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Wednesday, July 8

Ze Wanted Central Bank Chief Out...Smoliy: IMF Deal Can be Saved If Successor is Independent...Gontareva: If Ze Waffles on Bank Independence, IMF Should Get its Money Back...Air France Re-Starts Flights from Paris on Monday...List: Who Gets into the EU...
James Brooke
by James Brooke
UBN Morning News is reported and written by James Brooke, a former New York Times foreign correspondent and Bloomberg Moscow Bureau Chief

Yakiv Smoliy’s resignation as head of Ukraine’s central bank last week came after nine months of pressure from President Zelenskiy to cut interest rates and to print more money. “I realized I had to ask the president if I should resign – he said yes,” Smoliy tells of his June 30 meeting with Zelenskiy. “We are all adults. I just realized I had to go….I understood from the context that I had to resign.”

Asked about timing – now or in the fall – Zelenskiy, responded ‘now,’ Smoliy said Saturday in a 6,800-word interview conducted Saturday at the National Bank of Ukraine office he occupied for two years. The President wanted to give the Rada the time to accept the resignation and to approve a successor before the parliament goes on recess July 17 for six weeks.

The timing ruined the Finance Ministry’s placement of $1.75 billion in Eurobonds. Before the offering was yanked Thursday, the bonds were four times oversubscribed and yields had dropped 50 basis points, to 7.3%. “The Ministry of Finance reacted very correctly,” Smoliy said. “If the money had gone before investors learned of the resignation of the NBU chairman, there would have been an even bigger scandal. It would be perceived by investors as a deception, saying that the Ministry of Finance knew about the resignation, but investors did not.”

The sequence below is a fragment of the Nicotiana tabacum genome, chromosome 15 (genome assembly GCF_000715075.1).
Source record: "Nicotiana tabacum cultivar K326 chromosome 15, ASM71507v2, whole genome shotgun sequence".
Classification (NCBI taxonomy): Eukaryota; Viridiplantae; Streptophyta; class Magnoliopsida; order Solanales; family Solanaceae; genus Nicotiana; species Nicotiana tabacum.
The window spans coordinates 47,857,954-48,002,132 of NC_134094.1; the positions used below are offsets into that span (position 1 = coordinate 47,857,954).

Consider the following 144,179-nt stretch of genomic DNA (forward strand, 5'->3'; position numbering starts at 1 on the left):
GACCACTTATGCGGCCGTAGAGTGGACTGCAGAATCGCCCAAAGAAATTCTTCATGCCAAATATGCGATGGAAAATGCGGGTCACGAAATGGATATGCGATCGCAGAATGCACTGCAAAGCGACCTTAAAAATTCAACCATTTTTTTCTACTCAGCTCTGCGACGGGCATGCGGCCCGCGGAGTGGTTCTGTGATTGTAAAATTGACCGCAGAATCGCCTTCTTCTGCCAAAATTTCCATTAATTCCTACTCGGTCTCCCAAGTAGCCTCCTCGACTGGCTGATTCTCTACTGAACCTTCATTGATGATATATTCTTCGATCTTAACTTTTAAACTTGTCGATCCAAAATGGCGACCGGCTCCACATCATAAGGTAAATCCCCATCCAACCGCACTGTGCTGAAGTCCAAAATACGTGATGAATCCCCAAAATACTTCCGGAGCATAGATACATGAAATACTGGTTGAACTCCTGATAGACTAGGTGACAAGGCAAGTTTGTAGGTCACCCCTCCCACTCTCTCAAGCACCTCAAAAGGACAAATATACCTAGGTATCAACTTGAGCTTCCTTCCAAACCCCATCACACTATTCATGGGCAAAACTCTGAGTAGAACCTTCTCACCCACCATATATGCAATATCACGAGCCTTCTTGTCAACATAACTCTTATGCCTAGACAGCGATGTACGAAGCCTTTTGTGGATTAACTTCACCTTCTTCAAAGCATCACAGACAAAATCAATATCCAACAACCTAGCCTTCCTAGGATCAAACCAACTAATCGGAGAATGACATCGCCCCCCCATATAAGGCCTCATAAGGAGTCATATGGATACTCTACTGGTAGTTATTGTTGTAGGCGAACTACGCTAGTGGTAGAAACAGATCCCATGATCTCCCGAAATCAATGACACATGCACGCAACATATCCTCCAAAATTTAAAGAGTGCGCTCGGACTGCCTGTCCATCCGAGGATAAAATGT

A theme running through the interview is that Zelenskiy wants his own appointee as central bank governor, an official who will respond favorably to telephone calls from the president’s office. “How many people have called me from the President’s Office with questions about when we will reduce the discount rate?” he recalls. To gin up economic growth, the President’s team wants a weaker exchange rate, higher inflation and lower interest rates.

    To keep on track with the IMF and Western lenders, Smoliy said the central bank remain independent from pressure from the President and the Rada. “Neither the IMF, nor the World Bank, nor any corporation work with individuals, they work with the institution,” said Smoliy who has a background in the private sector. “Everyone will be waiting for a message from the newly appointed Governor. What will he do? If he does not change the policy of the National Bank, he will immediately declare that he will try to be independent, maintain the independence of the institution, maintain a floating exchange rate, continue inflation targeting, will not finance the budget, will not print hryvnia – this will be a clear signal.”

    Smoliy also complained of pressure from Ihor Kolomoisky who seeks to regain control of PrivatBank. There were noisy, paid rallies outside the central bank building and outside his residential compound.  “Horses, people, orchestras, funeral marches. My wife and I were forced to move to an apartment whose address they did not know.”

    Concorde Capital’s Alexander Paraschiy writes of Smoliy’s interview: “Given (1) recent statements from Western institutions concerned about the NBU’s independence, (2) the removal of Smoliy and [Oleh] Churiy to the satisfaction of Zelenskiy’s entourage, (3) Smoliy’s accusations of political pressure and (4) what [NBU Council member Vitaliy] Shapran confirmed about Ukraine’s de facto “traditions,” it’s apparent that the President is about to take control of the NBU monetary policy. Western institutions have a right to be concerned about the threat to the bank’s independence, which had been among the top achievements of the Poroshenko administration.”